The breakdown undermining much of academic freedom for Jewish thought leaders in the United States presents Israel with an extraordinary opportunity if it is prepared to act swiftly and boldly.
Until recently, Jewish scholars at the top American universities were leading lights in virtually every discipline, from the Arts and Humanities to the Sciences, Medicine and Law. One need only peruse the number of Jewish Nobel Prize Laureates to appreciate this extraordinary prominence. In recent years, however, certain strains of thought are increasingly unwelcome on campuses, either in connection to work with Israeli counterparts or as a result of overheated BDS efforts to vanquish whole classes of thought. Having been set upon by the tyranny of new orthodoxies, Jewish academics have been driven out of, or are at least contemplating leaving, the toxic environment that has permeated those formerly hallowed grounds. But where can they go?
At the same time, we continue to hear worrisome reports from young Jewish university students who similarly report themselves to have been harassed, shamed and silenced by the same forces in the classroom and on campus. Their parents find themselves in a quandary about where to send their younger siblings for a safe and authentic higher education, in a space where they can be comfortably Jewish. But where can they go?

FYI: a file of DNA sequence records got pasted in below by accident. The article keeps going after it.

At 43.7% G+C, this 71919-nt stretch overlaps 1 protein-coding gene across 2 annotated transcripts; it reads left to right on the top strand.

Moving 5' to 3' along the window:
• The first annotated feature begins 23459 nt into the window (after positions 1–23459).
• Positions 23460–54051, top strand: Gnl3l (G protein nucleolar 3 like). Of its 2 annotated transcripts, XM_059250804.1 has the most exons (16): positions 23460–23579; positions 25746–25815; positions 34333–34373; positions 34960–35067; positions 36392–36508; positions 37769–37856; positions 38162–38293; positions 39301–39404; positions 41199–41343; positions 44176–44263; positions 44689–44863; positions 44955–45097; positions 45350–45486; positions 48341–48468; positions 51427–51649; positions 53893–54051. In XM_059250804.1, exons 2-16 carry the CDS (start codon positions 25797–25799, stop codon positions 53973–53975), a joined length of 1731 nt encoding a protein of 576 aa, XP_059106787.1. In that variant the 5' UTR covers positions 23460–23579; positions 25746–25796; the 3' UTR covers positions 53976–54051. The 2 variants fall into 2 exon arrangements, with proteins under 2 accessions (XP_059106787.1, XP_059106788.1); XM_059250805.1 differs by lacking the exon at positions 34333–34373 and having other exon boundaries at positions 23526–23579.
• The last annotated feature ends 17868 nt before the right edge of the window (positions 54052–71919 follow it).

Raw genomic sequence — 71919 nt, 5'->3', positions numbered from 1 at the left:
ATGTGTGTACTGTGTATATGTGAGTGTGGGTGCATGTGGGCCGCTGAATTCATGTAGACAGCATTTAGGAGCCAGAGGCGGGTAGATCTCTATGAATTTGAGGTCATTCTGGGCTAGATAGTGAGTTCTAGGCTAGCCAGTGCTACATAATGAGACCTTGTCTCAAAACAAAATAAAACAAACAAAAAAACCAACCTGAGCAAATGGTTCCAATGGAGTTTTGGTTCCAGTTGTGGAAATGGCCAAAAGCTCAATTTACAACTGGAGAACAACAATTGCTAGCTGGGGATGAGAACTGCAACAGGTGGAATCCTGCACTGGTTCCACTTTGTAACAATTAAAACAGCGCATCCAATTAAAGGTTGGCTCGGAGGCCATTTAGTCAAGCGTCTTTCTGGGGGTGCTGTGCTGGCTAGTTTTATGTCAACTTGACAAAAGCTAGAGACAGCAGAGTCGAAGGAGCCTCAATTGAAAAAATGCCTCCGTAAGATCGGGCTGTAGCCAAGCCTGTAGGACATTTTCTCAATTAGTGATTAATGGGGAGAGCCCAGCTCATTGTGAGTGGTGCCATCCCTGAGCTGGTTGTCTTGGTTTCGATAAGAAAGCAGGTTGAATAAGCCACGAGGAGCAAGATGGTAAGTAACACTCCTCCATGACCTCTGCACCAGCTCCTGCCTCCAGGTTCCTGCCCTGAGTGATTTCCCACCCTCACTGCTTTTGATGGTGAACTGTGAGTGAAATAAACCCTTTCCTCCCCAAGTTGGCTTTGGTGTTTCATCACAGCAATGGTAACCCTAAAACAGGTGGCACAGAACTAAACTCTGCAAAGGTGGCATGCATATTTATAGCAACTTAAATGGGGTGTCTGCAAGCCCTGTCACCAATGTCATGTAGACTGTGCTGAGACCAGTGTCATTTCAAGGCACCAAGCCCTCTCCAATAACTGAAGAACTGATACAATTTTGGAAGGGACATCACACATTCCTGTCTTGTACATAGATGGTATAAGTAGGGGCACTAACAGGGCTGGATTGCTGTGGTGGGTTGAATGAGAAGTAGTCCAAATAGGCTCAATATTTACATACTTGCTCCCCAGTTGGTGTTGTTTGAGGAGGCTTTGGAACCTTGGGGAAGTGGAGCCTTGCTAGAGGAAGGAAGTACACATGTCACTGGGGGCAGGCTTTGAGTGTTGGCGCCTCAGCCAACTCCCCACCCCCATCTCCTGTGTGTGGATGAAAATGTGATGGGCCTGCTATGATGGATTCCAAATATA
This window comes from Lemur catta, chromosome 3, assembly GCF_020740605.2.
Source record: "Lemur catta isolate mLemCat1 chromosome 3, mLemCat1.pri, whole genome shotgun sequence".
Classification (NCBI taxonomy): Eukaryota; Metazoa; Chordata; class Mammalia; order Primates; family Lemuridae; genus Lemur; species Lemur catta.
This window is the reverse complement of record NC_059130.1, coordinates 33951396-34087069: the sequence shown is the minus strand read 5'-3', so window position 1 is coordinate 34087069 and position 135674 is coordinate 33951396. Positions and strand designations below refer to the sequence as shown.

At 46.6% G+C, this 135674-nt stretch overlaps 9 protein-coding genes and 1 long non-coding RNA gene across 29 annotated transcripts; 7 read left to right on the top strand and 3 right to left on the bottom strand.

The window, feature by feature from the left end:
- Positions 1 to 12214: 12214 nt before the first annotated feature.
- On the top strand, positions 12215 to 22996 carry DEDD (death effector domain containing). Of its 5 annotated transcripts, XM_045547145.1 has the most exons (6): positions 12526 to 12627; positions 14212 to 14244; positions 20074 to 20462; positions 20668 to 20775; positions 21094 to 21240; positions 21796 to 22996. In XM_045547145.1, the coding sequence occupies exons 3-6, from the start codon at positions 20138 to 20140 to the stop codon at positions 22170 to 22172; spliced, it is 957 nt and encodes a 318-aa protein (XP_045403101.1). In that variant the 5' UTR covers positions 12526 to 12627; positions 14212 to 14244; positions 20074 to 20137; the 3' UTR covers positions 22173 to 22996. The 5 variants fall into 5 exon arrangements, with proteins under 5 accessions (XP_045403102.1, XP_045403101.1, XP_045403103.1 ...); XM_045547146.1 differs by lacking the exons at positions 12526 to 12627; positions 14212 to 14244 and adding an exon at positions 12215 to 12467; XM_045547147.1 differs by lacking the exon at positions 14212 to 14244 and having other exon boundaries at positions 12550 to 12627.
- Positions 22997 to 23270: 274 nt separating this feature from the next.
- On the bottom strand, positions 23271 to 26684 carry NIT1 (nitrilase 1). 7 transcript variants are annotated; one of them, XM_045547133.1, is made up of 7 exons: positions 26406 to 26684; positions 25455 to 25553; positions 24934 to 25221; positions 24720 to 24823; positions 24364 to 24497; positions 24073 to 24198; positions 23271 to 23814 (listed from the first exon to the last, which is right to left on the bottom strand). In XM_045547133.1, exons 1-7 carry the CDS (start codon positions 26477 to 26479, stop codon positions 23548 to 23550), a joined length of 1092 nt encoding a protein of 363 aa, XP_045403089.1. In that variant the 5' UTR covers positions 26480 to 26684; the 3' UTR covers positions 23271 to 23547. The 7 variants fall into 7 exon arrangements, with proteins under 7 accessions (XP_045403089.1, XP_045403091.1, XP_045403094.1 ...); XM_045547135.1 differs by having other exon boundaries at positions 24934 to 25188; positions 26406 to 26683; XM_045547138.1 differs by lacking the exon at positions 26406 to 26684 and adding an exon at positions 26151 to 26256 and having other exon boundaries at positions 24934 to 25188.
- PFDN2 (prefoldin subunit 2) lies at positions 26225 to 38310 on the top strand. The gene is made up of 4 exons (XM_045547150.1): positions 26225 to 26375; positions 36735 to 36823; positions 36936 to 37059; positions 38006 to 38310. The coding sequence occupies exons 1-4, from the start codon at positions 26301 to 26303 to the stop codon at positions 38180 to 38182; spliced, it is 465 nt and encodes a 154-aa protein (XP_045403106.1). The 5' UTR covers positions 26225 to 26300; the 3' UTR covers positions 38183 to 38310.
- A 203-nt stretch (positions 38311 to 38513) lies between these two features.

I would like to offer a proposal that might in fact provide a solution that could spectacularly benefit both our American Jewish brethren and our own society here in Israel. Most importantly, it may also provide an effective and long-lasting means by which to strengthen the worrisome fraying of the bonds between both communities.
What if we were to create, here in Israel, a new, primarily English-speaking university, patterned after the best American schools? What if North American families with college-age children who genuinely love and support the idea of Israel saw a first-rate college education here as a viable, even enviable, academic option? There are already some modest English-speaking programs in Israel, but they cannot, by themselves, begin to make a dent in the problem described above. Asking families to add “Israel” to their college lists of desirable Ivies, state schools and elite private colleges, requires a bold vision for what an American-style college and graduate school experience here could be.
I am proposing the creation ab initio and at warp speed, of a large multiversity, with both undergraduate and graduate programs, that, in its first years would be insulated from some of the parochialism of the oligopoly of existing Israeli universities. Its goal will be the rapid attainment of globally recognized excellence. This would require recruiting the very best of the Jewish scholars who are increasingly finding themselves at loose ends in the American academic environment. Prospective students would be recruited from among the existing and new cohorts who, along with their parents, do not wish to subject themselves to the decline of higher education in America, with its increasingly pervasive environment of anti-Semitism/anti-Zionism.